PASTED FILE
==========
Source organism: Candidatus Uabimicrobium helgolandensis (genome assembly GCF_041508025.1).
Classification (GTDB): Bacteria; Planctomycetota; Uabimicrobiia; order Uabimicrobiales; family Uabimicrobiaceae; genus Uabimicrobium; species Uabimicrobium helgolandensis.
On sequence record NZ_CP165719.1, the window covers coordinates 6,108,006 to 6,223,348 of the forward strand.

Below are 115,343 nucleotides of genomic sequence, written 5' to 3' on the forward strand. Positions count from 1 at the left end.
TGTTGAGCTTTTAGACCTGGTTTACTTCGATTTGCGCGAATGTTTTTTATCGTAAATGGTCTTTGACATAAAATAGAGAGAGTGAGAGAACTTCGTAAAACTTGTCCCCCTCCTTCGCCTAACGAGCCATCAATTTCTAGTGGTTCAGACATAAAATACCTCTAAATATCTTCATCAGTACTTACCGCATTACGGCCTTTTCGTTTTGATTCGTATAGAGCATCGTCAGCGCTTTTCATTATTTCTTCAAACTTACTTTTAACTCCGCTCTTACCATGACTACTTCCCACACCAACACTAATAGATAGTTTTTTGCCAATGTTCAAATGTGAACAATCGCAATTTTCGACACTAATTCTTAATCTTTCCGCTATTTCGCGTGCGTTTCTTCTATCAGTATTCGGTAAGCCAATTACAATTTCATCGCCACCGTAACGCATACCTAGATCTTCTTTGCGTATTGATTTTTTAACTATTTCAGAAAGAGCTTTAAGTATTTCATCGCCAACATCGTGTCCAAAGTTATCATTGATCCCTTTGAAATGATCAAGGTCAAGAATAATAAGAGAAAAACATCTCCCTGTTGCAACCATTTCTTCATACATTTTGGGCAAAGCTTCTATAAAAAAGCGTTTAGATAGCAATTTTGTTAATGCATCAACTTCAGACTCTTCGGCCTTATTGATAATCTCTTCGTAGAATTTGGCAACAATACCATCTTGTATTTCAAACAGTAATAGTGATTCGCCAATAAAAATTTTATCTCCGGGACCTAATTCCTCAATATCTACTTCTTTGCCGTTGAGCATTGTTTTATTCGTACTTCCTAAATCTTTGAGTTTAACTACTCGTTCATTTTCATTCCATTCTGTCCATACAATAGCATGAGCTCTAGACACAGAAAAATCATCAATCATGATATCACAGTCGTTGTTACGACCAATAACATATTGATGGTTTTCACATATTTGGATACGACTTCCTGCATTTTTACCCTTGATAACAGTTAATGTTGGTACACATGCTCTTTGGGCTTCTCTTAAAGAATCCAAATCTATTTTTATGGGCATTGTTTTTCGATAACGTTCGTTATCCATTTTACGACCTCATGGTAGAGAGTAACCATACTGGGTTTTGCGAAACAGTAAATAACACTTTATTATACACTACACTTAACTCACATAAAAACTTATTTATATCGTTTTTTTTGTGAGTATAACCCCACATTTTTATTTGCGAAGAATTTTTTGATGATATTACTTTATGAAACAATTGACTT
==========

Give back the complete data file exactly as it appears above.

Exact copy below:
Source organism: Candidatus Uabimicrobium helgolandensis (genome assembly GCF_041508025.1).
Classification (GTDB): Bacteria; Planctomycetota; Uabimicrobiia; order Uabimicrobiales; family Uabimicrobiaceae; genus Uabimicrobium; species Uabimicrobium helgolandensis.
On sequence record NZ_CP165719.1, the window covers coordinates 6,108,006 to 6,223,348 of the forward strand.

Below are 115,343 nucleotides of genomic sequence, written 5' to 3' on the forward strand. Positions count from 1 at the left end.
TGTTGAGCTTTTAGACCTGGTTTACTTCGATTTGCGCGAATGTTTTTTATCGTAAATGGTCTTTGACATAAAATAGAGAGAGTGAGAGAACTTCGTAAAACTTGTCCCCCTCCTTCGCCTAACGAGCCATCAATTTCTAGTGGTTCAGACATAAAATACCTCTAAATATCTTCATCAGTACTTACCGCATTACGGCCTTTTCGTTTTGATTCGTATAGAGCATCGTCAGCGCTTTTCATTATTTCTTCAAACTTACTTTTAACTCCGCTCTTACCATGACTACTTCCCACACCAACACTAATAGATAGTTTTTTGCCAATGTTCAAATGTGAACAATCGCAATTTTCGACACTAATTCTTAATCTTTCCGCTATTTCGCGTGCGTTTCTTCTATCAGTATTCGGTAAGCCAATTACAATTTCATCGCCACCGTAACGCATACCTAGATCTTCTTTGCGTATTGATTTTTTAACTATTTCAGAAAGAGCTTTAAGTATTTCATCGCCAACATCGTGTCCAAAGTTATCATTGATCCCTTTGAAATGATCAAGGTCAAGAATAATAAGAGAAAAACATCTCCCTGTTGCAACCATTTCTTCATACATTTTGGGCAAAGCTTCTATAAAAAAGCGTTTAGATAGCAATTTTGTTAATGCATCAACTTCAGACTCTTCGGCCTTATTGATAATCTCTTCGTAGAATTTGGCAACAATACCATCTTGTATTTCAAACAGTAATAGTGATTCGCCAATAAAAATTTTATCTCCGGGACCTAATTCCTCAATATCTACTTCTTTGCCGTTGAGCATTGTTTTATTCGTACTTCCTAAATCTTTGAGTTTAACTACTCGTTCATTTTCATTCCATTCTGTCCATACAATAGCATGAGCTCTAGACACAGAAAAATCATCAATCATGATATCACAGTCGTTGTTACGACCAATAACATATTGATGGTTTTCACATATTTGGATACGACTTCCTGCATTTTTACCCTTGATAACAGTTAATGTTGGTACACATGCTCTTTGGGCTTCTCTTAAAGAATCCAAATCTATTTTTATGGGCATTGTTTTTCGATAACGTTCGTTATCCATTTTACGACCTCATGGTAGAGAGTAACCATACTGGGTTTTGCGAAACAGTAAATAACACTTTATTATACACTACACTTAACTCACATAAAAACTTATTTATATCGTTTTTTTTGTGAGTATAACCCCACATTTTTATTTGCGAAGAATTTTTTGATGATATTACTTTATGAAACAATTGACTT